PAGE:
Issue #176 January 13 2008

PowerPoint Tip: What’s in your Deleted Scenes special feature?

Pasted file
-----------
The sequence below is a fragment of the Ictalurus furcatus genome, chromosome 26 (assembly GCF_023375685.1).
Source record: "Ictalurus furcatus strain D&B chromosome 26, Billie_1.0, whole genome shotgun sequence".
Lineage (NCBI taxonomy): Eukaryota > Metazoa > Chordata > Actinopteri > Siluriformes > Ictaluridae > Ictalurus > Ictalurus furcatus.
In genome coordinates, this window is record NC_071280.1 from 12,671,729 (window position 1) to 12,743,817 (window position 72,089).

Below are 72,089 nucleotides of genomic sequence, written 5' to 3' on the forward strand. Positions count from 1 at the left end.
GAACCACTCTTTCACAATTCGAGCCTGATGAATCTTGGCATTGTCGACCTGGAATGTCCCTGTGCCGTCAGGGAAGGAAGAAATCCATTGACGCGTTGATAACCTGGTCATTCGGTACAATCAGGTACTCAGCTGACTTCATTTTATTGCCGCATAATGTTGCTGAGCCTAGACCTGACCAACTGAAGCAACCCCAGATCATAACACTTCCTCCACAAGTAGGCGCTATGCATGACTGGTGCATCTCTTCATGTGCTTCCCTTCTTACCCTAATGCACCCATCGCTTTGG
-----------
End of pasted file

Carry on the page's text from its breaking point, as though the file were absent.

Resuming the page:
Recently I was watching a movie on DVD with my family. As with many DVDs today, it included a special feature with Deleted Scenes. As the director usually explains, these scenes were originally shot with the intention of being in the movie, but during the editing stage, they found that the scene did not move the story along or develop a character in the way that they thought it would. Since it wasn’t a strong enough scene, it was cut. In your presentations, what would be in the Deleted Slides special feature? Too often, that special feature would be blank. I see many presentations where the presenter should have cut some slides and material that wasn’t strong enough in moving the audience to understand the message. But they left in every slide and the presentation has dips where the audience loses focus during a weak spot. Not cutting out material also leads to presentations that are longer than they need to be. I rarely, if ever, hear a complaint that a presentation was too short. Most of the time the complaints are that the presenter went too long and their message could have been delivered in far less time. Why don’t presenters do the editing that a movie director does and end up with a Deleted Slides special feature? I think it is due to two reasons. First, they don’t budget the time for editing. They are rushing to get the presentation done at the last minute and don’t leave any time to step back and see if what they have created is what the audience really needs. Take the time to edit your presentation, looking for slides or pieces of information that do not strongly move the audience to the conclusion you want them to reach. Then cut those weak parts. The second reason that presenters don’t edit their presentations is that they are under the mistaken belief that the audience wants to see and hear every small detail. Most audiences, especially decision-makers, don’t want every detail. They want the conclusions that matter to them. If they want the detail, they will ask. But they trust that you are the expert and your work is good. Focus on presenting only the ideas that the audience needs to make decisions or to do their job better. For your next presentation, budget the time for editing. It will make a tighter, more powerful presentation that will get noticed.